Ian Lavery

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Ian Lavery
MP
Ian Lavery MP.jpg
Lavery speaking at TULO Reception
Member of Parliament
for Wansbeck
Incumbent
Assumed office
6 May 2010
Preceded by Denis Murphy
Majority 7,031 (18.4%)
President of the National Union of Mineworkers
In office
2002–2010
Preceded by Arthur Scargill
Succeeded by Nicky Wilson
Personal details
Born (1963-01-06) 6 January 1963 (age 51)[1]
Ashington, Northumberland, England
Nationality British
Political party Labour
Children Ian, Jr., Liam
Profession Miner
Website www.ianlavery.org.uk

Ian Lavery (born 6 January 1963) is a British Labour Party politician, who has been the Member of Parliament (MP) for Wansbeck since the 2010 general election as well as President of the National Union of Mineworkers.

Early life[edit]

Lavery has lived in Ashington, once the largest coal mining village in Europe, all of his life. After leaving school, Lavery started on a youth training scheme, before working in the construction industry. Following a recruitment campaign by the National Coal Board, he commenced work at Lynemouth Colliery in January 1980.[2] In July 1980, he started a mining craft apprentice and started working at the coalface. In 1981, he was transferred to Ellington Colliery and went to college, receiving a HNC in Mining.

Miners' Strike 1984-85 and aftermath[edit]

During the 1984–85 Miners' Strike Lavery was the only apprentice in the North East area who refused to go to work.[3] He was arrested six or seven times during the strike.

In 1986, Lavery was elected onto the National Union of Mineworkers (NUM) committee at Ellington Colliery as Compensation Secretary. Later, he was voted on to the Northumberland Executive Committee, and then on to the North East Area Executive Committee. He claims that because of his union activity, he was barred by management from completing his HND qualification:

"I was the only one in the whole of the North East Area who had completed the HNC who wasn't given that opportunity. I went to see the manager, not that I would have gone by the way, and he said that they didn't think I would be interested. I asked him if he had thought to ask me, and he said no, not really, and he was smiling as he said it."

Lavery claims it was the Miners' Strike that politicized him and led him towards his future career in politics. [4]

Presidency of National Union of Mineworkers[edit]

In 1992, list of thirty-one pits due for closure was announced, Lavery was persuaded to stand for the National Executive Committee of the NUM. In the subsequent ballot, he was elected in the first round having gained more than 50 per cent of the vote. When Arthur Scargill stepped down as NUM President in August 2002, Lavery was elected through the normal balloting procedures, although he stood unopposed. He was perceived by many in the NUM as "the natural successor to Arthur Scargill".[5] Under his leadership membership of the union fell dramatically from over 200,000 to just 1,855 members in 2011.[6]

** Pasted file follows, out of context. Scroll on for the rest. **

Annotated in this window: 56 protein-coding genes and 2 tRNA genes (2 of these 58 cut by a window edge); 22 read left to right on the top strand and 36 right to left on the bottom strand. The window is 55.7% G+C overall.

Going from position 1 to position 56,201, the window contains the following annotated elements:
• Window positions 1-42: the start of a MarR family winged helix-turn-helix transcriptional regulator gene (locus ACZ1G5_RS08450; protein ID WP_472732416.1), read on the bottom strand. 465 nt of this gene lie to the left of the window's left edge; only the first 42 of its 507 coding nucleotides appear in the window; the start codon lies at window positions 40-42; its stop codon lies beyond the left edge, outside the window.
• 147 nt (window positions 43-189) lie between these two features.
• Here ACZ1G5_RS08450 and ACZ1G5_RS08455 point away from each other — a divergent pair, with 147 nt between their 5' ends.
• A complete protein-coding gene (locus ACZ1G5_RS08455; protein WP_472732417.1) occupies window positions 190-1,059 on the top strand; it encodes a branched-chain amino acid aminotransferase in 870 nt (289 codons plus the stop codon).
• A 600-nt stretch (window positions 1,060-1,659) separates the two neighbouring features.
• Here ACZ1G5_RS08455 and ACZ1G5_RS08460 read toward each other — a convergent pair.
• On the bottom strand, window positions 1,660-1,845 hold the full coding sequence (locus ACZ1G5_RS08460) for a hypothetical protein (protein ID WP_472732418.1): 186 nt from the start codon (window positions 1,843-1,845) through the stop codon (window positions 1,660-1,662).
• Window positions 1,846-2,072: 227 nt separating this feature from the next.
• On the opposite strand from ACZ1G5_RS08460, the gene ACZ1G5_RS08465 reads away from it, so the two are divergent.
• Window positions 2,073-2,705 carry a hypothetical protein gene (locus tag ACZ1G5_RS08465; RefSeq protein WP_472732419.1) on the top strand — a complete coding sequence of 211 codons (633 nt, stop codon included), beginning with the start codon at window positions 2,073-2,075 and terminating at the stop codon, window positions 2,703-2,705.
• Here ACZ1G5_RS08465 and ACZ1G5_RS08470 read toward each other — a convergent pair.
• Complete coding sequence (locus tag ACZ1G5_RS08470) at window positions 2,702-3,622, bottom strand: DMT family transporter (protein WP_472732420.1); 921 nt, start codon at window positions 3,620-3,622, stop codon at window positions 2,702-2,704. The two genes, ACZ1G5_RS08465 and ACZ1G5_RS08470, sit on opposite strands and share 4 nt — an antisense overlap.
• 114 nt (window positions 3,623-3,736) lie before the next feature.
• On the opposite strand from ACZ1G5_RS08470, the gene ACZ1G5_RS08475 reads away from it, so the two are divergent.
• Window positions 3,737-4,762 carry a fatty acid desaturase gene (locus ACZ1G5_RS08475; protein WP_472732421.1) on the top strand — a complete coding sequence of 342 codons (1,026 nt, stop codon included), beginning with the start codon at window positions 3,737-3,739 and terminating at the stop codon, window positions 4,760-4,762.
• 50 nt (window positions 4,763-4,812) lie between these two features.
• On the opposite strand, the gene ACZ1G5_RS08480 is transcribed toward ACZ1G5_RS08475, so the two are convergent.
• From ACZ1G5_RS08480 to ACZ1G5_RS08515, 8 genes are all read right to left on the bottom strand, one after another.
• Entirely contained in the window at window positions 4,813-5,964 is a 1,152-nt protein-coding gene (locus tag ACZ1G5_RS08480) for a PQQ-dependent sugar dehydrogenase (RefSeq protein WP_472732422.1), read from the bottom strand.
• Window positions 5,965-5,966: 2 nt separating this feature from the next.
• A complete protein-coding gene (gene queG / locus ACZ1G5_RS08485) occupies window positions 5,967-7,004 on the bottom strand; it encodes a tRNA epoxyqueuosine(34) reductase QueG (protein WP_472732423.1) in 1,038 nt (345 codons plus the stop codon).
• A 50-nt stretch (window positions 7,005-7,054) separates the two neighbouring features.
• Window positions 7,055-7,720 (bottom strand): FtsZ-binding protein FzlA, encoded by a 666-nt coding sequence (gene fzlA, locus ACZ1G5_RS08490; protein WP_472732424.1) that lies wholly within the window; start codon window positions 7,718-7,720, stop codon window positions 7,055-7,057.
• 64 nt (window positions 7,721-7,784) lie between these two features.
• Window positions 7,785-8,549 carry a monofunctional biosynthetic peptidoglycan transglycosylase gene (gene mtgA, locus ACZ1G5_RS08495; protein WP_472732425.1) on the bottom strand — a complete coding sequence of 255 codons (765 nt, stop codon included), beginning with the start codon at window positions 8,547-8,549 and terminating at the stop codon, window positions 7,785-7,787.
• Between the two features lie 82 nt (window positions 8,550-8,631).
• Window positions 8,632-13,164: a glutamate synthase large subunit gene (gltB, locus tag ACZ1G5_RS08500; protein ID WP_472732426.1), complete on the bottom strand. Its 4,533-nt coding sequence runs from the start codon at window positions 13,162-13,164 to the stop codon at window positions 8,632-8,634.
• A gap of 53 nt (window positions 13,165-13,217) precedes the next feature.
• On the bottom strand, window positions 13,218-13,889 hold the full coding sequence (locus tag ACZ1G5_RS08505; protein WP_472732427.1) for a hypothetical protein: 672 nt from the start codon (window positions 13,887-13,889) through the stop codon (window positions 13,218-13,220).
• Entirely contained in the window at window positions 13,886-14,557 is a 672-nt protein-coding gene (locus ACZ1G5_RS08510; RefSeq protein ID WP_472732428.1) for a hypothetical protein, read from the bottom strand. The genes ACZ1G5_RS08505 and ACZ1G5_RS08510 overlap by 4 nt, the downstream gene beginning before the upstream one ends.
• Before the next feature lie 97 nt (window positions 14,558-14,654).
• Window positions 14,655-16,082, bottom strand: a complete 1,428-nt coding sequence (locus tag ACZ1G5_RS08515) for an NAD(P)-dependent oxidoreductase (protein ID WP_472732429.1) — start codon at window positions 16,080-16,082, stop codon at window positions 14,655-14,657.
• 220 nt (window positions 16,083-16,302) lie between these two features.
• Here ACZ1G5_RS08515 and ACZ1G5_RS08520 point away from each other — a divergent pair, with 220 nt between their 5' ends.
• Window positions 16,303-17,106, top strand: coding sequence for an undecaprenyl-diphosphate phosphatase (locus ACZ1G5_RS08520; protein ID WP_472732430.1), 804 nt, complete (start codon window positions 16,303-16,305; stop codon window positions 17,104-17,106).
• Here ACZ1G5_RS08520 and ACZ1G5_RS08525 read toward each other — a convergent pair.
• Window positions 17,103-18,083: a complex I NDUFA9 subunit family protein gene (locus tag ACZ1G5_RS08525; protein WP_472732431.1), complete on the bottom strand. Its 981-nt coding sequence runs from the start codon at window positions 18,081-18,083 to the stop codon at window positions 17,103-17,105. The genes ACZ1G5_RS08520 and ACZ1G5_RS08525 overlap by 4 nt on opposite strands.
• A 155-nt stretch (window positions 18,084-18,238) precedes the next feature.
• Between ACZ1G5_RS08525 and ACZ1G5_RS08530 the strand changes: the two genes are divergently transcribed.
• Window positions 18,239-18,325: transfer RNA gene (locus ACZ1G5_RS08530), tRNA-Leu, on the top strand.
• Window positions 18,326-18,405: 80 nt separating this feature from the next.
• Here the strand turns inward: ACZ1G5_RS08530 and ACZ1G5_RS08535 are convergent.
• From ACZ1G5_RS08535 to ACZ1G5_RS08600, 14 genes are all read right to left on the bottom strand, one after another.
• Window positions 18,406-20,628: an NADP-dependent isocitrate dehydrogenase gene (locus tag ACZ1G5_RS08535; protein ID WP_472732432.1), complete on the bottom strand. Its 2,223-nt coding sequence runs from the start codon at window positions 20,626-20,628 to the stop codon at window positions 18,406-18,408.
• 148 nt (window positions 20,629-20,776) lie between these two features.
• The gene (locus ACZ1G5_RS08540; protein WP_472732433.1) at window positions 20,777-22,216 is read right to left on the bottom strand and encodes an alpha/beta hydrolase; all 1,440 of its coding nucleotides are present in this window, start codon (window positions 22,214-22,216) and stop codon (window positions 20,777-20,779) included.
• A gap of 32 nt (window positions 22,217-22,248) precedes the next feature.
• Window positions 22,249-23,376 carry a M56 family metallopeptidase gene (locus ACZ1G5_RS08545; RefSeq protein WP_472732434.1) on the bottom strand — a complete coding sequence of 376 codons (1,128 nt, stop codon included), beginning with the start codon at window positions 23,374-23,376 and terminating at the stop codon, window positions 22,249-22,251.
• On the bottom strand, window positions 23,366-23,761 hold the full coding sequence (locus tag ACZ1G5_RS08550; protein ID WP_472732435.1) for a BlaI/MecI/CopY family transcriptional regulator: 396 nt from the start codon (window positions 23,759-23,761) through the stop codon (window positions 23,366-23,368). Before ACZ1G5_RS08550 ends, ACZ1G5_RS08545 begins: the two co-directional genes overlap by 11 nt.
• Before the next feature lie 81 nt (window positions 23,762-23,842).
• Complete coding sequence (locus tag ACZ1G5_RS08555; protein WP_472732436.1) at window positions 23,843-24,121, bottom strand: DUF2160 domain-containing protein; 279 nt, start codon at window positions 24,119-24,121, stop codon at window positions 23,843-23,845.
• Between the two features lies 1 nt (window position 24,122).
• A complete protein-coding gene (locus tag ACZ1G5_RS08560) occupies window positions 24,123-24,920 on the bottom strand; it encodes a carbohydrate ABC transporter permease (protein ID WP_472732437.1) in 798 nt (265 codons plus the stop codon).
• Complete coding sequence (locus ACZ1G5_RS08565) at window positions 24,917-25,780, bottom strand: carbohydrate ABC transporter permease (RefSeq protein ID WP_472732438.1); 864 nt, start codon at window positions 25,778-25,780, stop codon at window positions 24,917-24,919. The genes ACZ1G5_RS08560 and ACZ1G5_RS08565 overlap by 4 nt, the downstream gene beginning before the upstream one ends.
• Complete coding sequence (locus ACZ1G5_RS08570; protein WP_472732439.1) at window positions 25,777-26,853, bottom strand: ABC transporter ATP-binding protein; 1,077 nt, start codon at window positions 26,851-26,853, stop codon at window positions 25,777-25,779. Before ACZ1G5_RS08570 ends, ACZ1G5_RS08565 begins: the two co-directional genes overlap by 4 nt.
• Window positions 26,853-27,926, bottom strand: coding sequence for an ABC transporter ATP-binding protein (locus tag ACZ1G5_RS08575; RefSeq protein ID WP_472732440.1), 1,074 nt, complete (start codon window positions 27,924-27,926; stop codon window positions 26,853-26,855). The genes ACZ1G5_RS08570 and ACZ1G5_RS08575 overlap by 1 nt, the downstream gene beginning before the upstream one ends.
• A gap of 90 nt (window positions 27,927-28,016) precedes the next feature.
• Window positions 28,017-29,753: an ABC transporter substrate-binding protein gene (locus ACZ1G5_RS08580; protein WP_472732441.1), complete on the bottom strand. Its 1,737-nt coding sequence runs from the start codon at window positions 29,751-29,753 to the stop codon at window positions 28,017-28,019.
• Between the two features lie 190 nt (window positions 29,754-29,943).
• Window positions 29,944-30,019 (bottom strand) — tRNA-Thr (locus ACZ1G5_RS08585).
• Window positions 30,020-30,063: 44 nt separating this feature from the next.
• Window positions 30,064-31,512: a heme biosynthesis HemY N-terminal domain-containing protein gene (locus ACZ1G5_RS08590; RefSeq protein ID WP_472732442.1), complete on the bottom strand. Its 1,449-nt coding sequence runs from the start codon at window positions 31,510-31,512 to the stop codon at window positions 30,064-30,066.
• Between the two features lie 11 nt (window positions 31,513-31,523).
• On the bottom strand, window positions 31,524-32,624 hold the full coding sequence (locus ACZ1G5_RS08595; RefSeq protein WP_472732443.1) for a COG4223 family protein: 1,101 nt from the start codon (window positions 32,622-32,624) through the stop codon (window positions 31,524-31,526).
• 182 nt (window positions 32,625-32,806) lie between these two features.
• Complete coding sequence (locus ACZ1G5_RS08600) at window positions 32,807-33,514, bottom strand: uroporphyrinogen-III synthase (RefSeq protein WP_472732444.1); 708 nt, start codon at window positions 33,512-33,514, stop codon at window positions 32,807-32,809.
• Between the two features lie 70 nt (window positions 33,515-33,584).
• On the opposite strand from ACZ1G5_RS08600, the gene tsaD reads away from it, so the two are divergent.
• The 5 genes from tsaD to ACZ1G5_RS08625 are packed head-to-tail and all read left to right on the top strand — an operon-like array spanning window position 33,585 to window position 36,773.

Early political career[edit]

Member of Parliament[edit]

In February 2010 Lavery became the prospective parliamentary candidate for the Labour Party for Wansbeck[7] and was duly elected Member of Parliament (MP) on 6 May 2010 with a reduced majority of 7,031.

In Parliament he chairs the influential Trade Union Group of Labour MPs which under his stewardship has broadened it's activities to include all Trade Unions affiliated to the TUC rather than just the Labour Party.

In February 2014 Ian used a ten minute rule bill to attempt introduce legislation that would repeal the Bedroom Tax. This was voted on and passed to a second reading but was deemed to warrant no further Parliamentary time by the government.

Controversies[edit]

In 2011 during Prime Minister's Question Time Lavery asked a question about health advisor Mark Britnell, whom he mistook as being appointed by the Conservative Party, whereas in fact Britnell was appointed by the Labour Party. Lavery condemned Britnell's actions, only for David Cameron to point out that Britnell was in fact an advisor to the Labour administration. Lavery also got Britnell's first name wrong.[8]

In 2012 Lavery was forced to resign as a Parliamentary aide to Labour’s deputy leader Harriet Harman after going against the party whip to increase the pension age.[9]

Lavery employs his wife as an assistant and in 2012 she was given a pay rise from between £5000-£9999 to between £20000-£24999.[10]

In 2014 Lavery posed for a photograph with his son who had blackened his face to look like Michael Jackson. The photograph caused an outcry among some of Lavery's constituents who said they found it offensive.[11]

Lavery provoked some criticism among the right of the Labour Party when he supported Unite the Union's decision to axe funds for Labour MP's who did not share their values.[12]

Personal[edit]

Lavery is married with two sons, the younger of whom is a Labour Town Councillor in Ashington.[when?][citation needed]

He is a Trustee of; CISWO in the North East Area, Northumberland Aged Mineworkers' Homes Association and Woodhorn Colliery Museum, he is a Patron of Headway for South East Northumberland as well as Wansbeck Disability Forum and is Chair of Ashington Community Football Club and the Hirst Welfare Centre. Lavery is also Chairman and trustee of the world famous Pitman Painters

Notes[edit]

Parliament of the United Kingdom
Preceded by
Denis Murphy
Member of Parliament for Wansbeck
2010–present
Incumbent
Trade union offices
Preceded by
Arthur Scargill
President of the National Union of Mineworkers
2002–present
Incumbent